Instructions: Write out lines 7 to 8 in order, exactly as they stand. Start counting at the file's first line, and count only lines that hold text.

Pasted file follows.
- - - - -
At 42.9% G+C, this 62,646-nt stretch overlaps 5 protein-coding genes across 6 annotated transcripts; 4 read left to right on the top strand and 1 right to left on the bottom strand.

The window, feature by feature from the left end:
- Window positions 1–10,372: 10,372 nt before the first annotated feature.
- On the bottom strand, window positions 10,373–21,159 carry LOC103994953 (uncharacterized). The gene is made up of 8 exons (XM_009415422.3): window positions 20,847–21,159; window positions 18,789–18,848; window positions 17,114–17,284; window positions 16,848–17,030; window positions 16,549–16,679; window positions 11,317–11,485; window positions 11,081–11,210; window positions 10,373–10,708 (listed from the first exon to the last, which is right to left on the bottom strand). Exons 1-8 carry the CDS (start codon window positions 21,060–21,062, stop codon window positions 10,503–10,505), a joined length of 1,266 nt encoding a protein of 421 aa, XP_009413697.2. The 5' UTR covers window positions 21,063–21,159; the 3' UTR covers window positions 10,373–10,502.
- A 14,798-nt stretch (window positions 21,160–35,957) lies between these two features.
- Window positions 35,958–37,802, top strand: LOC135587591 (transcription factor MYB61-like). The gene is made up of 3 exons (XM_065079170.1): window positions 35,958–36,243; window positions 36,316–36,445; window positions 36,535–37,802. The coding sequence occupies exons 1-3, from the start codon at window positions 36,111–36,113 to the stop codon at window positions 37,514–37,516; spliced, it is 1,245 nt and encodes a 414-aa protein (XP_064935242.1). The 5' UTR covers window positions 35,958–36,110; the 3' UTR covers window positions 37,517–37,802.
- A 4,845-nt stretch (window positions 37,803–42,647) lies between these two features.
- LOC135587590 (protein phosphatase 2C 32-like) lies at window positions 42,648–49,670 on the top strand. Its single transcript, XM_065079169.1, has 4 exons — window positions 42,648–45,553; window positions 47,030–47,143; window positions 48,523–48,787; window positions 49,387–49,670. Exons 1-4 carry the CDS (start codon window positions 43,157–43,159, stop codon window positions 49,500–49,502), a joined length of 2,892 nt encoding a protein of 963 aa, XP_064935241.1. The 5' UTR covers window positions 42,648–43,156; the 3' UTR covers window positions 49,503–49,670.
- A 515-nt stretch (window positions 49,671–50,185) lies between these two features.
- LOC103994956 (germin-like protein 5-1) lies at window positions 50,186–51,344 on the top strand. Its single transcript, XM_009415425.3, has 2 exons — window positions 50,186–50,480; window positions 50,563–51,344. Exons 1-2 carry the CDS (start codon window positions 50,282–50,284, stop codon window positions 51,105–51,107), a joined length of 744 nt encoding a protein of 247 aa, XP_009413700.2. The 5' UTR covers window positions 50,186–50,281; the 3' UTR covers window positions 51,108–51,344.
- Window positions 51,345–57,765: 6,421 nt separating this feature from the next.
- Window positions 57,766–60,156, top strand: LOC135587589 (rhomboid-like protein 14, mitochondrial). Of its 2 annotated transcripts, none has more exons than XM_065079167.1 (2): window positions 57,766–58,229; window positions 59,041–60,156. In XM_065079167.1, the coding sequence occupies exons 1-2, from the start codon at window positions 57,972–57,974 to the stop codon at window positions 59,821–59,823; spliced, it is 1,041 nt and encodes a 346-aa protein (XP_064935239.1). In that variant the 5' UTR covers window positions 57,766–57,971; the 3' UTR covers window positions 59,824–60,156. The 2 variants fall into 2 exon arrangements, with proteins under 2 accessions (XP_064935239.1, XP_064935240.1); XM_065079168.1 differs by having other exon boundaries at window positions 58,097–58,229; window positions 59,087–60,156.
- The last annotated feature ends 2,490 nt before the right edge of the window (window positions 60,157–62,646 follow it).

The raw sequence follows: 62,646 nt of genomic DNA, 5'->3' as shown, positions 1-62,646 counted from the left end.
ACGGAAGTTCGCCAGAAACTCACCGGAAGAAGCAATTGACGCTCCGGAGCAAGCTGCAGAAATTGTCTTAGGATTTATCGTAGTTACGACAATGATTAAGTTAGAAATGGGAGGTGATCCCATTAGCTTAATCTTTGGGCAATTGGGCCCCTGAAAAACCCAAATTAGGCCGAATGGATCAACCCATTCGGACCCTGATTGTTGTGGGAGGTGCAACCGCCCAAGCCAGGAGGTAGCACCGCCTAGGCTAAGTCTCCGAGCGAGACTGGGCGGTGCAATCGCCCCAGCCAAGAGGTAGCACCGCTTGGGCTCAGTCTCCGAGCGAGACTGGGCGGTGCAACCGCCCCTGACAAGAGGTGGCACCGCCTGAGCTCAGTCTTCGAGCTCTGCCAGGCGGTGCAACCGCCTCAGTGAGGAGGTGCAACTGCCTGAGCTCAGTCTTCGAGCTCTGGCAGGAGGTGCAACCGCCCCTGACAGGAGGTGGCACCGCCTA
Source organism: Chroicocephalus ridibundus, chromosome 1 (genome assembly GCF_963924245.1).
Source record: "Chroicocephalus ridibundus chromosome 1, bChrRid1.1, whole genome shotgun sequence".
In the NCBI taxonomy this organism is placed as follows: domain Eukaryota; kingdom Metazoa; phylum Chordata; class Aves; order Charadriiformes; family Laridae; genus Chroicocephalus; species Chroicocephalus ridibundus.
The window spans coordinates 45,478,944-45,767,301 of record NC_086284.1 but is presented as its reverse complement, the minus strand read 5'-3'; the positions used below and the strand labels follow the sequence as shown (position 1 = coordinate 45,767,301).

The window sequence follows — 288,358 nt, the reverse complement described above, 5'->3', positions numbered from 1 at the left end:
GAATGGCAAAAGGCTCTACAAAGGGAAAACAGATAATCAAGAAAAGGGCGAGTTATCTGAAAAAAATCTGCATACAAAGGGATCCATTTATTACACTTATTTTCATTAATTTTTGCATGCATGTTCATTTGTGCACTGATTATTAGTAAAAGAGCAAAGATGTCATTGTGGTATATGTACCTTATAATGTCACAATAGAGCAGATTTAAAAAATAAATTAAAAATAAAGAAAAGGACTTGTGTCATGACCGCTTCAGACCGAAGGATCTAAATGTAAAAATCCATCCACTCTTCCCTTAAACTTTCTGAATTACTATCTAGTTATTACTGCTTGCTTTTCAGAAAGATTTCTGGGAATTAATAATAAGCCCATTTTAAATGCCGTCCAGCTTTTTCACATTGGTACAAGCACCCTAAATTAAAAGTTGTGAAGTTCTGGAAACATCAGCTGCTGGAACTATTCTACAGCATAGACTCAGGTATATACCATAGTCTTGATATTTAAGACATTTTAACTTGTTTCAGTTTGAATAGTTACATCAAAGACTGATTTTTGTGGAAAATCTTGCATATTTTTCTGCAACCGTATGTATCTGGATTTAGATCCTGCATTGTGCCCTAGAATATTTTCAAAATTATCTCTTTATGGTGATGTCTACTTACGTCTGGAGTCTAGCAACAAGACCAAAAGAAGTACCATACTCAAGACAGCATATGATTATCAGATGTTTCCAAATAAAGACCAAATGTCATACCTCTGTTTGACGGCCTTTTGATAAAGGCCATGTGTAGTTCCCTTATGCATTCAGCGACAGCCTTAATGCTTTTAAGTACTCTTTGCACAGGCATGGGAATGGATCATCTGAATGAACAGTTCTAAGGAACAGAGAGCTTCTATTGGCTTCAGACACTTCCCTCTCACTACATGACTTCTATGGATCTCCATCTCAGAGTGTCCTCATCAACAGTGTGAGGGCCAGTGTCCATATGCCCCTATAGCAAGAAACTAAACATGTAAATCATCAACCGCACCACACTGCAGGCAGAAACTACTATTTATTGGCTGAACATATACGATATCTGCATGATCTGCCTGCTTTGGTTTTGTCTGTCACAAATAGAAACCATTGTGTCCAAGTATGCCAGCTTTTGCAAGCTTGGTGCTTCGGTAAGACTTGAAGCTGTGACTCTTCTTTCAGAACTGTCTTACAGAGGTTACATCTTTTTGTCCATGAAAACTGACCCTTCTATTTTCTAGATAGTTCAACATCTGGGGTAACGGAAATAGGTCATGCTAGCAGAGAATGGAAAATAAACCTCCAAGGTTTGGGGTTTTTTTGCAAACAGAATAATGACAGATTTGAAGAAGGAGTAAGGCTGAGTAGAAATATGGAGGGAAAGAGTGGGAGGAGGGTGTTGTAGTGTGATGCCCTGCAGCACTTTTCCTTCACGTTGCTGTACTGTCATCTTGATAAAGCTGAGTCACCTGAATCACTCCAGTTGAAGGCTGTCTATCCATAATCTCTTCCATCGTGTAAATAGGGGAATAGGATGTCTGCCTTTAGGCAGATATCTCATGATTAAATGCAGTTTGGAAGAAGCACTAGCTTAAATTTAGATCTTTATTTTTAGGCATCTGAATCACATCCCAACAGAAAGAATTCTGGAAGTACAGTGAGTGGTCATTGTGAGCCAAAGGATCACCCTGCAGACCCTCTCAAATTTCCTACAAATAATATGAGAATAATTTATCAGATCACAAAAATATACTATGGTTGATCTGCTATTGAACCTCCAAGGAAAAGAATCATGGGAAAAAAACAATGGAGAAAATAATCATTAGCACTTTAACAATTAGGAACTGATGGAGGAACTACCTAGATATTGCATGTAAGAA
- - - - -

- A 4,845-nt stretch (window positions 37,803–42,647) lies between these two features.
- LOC135587590 (protein phosphatase 2C 32-like) lies at window positions 42,648–49,670 on the top strand. Its single transcript, XM_065079169.1, has 4 exons — window positions 42,648–45,553; window positions 47,030–47,143; window positions 48,523–48,787; window positions 49,387–49,670. Exons 1-4 carry the CDS (start codon window positions 43,157–43,159, stop codon window positions 49,500–49,502), a joined length of 2,892 nt encoding a protein of 963 aa, XP_064935241.1. The 5' UTR covers window positions 42,648–43,156; the 3' UTR covers window positions 49,503–49,670.